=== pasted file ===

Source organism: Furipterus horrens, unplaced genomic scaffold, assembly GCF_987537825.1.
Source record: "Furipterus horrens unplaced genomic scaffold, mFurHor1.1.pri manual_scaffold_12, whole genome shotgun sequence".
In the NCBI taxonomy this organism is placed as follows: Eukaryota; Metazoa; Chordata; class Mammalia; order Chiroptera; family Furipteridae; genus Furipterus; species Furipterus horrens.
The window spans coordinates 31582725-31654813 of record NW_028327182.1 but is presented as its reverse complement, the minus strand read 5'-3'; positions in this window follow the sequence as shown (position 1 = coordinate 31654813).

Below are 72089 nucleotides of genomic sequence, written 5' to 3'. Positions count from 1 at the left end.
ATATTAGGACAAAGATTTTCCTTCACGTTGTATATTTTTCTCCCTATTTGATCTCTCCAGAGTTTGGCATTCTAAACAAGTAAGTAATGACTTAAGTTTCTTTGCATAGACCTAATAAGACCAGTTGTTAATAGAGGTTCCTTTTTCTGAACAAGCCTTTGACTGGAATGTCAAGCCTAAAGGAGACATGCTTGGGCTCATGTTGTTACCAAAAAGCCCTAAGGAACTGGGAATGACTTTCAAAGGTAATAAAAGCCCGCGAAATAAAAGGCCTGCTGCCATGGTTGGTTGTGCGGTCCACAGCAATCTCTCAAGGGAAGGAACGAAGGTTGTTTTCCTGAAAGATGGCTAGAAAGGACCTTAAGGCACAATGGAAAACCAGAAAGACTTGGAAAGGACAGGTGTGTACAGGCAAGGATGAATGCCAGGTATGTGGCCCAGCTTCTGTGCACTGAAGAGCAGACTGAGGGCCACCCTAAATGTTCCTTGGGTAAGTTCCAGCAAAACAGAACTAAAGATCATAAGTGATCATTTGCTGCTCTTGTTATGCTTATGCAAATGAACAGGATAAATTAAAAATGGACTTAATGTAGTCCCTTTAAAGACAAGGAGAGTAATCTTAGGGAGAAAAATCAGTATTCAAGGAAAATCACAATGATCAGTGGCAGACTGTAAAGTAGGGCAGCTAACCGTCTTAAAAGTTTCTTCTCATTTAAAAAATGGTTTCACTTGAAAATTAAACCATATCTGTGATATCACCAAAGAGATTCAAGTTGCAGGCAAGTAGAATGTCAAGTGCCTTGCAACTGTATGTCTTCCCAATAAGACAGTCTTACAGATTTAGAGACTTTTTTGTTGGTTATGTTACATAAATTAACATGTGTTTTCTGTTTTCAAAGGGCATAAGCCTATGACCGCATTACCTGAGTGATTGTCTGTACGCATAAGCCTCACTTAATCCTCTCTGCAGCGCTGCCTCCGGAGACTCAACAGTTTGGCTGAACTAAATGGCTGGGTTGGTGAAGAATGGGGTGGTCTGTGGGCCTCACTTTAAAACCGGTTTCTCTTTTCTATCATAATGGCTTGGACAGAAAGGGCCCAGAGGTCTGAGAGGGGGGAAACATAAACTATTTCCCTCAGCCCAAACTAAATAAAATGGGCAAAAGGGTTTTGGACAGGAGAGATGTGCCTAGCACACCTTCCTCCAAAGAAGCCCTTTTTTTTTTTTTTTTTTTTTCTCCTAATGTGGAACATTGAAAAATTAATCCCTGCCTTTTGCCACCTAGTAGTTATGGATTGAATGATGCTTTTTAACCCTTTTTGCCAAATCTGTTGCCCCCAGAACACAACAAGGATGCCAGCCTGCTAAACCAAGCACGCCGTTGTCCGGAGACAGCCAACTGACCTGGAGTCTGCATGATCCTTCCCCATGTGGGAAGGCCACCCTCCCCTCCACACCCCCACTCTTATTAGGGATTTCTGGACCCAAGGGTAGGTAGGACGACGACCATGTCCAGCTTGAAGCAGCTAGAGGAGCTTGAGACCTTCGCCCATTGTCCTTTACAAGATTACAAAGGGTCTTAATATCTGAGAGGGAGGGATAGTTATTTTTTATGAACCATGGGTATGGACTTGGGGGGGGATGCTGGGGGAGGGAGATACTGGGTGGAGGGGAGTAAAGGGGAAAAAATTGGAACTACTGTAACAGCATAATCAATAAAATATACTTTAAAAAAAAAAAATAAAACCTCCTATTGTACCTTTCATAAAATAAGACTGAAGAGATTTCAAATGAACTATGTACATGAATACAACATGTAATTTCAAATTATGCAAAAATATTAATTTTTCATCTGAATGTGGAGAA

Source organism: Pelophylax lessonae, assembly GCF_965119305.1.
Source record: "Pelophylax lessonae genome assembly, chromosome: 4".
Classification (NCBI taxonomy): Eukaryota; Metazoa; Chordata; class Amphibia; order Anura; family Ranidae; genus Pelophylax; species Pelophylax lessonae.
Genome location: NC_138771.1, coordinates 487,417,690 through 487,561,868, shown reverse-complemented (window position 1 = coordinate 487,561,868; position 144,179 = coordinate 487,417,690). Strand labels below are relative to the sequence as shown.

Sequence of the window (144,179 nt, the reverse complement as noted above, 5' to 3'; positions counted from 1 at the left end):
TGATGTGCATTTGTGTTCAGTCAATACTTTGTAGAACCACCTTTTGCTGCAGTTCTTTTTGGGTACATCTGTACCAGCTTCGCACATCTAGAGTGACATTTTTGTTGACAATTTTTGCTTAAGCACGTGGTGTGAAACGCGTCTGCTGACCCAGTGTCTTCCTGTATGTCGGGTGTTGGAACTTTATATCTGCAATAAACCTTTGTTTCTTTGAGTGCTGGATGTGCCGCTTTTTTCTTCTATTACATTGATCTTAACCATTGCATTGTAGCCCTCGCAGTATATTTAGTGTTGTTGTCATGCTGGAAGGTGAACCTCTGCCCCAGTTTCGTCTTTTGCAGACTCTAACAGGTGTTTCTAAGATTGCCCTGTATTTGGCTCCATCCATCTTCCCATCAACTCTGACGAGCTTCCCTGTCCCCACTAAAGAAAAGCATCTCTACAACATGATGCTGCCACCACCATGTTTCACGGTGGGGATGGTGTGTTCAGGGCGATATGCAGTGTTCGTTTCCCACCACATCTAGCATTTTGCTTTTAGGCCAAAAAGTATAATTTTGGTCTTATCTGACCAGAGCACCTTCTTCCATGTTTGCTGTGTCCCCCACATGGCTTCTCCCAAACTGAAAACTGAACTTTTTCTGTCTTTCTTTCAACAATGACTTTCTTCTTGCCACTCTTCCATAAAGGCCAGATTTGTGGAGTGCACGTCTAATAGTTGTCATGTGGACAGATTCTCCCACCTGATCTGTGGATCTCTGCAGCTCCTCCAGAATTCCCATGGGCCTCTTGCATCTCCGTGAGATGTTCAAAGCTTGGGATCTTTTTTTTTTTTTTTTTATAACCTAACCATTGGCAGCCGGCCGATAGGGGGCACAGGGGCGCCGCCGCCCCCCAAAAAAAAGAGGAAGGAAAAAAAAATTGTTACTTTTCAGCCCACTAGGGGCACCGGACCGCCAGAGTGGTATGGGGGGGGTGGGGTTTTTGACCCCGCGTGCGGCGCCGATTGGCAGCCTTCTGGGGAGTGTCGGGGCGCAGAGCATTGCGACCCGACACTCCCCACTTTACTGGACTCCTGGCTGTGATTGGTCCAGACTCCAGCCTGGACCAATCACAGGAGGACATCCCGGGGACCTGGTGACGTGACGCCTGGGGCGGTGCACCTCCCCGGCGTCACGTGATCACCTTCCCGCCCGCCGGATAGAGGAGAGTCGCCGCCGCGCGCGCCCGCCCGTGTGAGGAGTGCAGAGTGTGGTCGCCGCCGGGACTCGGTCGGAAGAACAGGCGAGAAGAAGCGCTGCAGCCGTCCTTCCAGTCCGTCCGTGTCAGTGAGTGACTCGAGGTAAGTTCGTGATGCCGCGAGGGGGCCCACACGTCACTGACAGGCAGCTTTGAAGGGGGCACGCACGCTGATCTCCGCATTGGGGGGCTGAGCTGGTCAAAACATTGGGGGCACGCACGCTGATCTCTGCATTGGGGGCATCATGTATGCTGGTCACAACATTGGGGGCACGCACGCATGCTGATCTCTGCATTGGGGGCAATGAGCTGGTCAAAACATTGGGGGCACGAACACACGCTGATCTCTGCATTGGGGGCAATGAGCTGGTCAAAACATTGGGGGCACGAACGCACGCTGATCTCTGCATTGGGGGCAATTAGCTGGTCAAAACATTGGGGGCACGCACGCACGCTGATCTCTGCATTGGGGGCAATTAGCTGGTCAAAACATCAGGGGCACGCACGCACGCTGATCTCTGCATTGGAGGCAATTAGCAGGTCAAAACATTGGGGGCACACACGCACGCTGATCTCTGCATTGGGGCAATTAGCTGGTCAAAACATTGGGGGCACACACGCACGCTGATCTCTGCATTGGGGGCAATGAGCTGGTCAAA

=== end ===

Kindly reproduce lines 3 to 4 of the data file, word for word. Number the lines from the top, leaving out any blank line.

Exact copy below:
In the NCBI taxonomy this organism is placed as follows: Eukaryota; Metazoa; Chordata; class Mammalia; order Chiroptera; family Furipteridae; genus Furipterus; species Furipterus horrens.
The window spans coordinates 31582725-31654813 of record NW_028327182.1 but is presented as its reverse complement, the minus strand read 5'-3'; positions in this window follow the sequence as shown (position 1 = coordinate 31654813).